Education Minister Michael Gove has threatened to ban the seminars that exam boards put on for teachers following an investigation into alleged “corrupt practices”, write Claire Newell, Holly Watt and Robert Winnett at the Telegraph.
Chief examiners had “overstepped the mark” and undermined public confidence in the system, said Gove.
This comes in the wake of an investigation that saw exam board officials filmed advising teachers at £230-a-day sessions on what questions to expect and the exact wording that pupils should use, the Telegraph found.
The exam regulator, Ofqual, this week announced that a GCSE exam had been rescheduled from last month after it was uncovered that teachers were given inappropriate advice on the subject of information and communication technology while attending WJEC exam board seminars.
Mr. Gove thinks “large-scale” reform of the exam system is needed. He said:
“I am clear, and the public reaction proves, that they have overstepped the mark on what is felt to be an acceptable level of advance information.
“Providing teachers and students with too much certainty over which elements of the curriculum will be tested, or which questions will be asked, only serves to narrow the curriculum, lower standards and promote teaching to the test.”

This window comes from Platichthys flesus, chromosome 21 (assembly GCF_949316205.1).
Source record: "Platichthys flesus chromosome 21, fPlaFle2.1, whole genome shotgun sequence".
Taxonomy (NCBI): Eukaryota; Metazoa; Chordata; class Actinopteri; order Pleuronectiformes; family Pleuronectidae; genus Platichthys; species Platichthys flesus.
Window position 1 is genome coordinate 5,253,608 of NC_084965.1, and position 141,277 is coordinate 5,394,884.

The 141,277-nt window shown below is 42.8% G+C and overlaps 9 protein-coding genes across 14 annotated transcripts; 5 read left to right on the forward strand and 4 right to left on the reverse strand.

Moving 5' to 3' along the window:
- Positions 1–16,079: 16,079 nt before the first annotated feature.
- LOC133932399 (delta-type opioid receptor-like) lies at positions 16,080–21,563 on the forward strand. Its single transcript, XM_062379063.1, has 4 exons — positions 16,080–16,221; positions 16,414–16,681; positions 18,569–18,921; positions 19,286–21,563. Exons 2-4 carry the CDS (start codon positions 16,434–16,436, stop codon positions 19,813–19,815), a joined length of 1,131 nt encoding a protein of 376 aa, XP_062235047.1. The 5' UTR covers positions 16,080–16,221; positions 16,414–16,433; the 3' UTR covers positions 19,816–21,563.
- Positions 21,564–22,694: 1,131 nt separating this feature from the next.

Stephen Twigg, the shadow education secretary, said:
“The report from Ofqual is further evidence that the Tory-led Government needs to get a grip on our examination system.
“It shows that one GCSE has been compromised, and there are concerns about another.
“We need to have confidence that there are not wider problems with the system. Employers, universities and parents want the reassurance that one GCSE or A-level has the same rigor as another.”
Mr. Gove wrote to Ofqual and said it was important to “minimize the risk of errors in forthcoming exam sessions”. It is thought he is considering a ban on these sessions, driving home the point that it was important to look at the exam rules in the short term to ensure they properly limited the information that could be given out.
“In the longer term, as we redevelop requirements for A-levels and GCSEs, I shall seek to ensure that there is sufficient ‘unpredictability’ and rigor in those specifications to underpin public confidence that the exams are true tests of ability,” he added.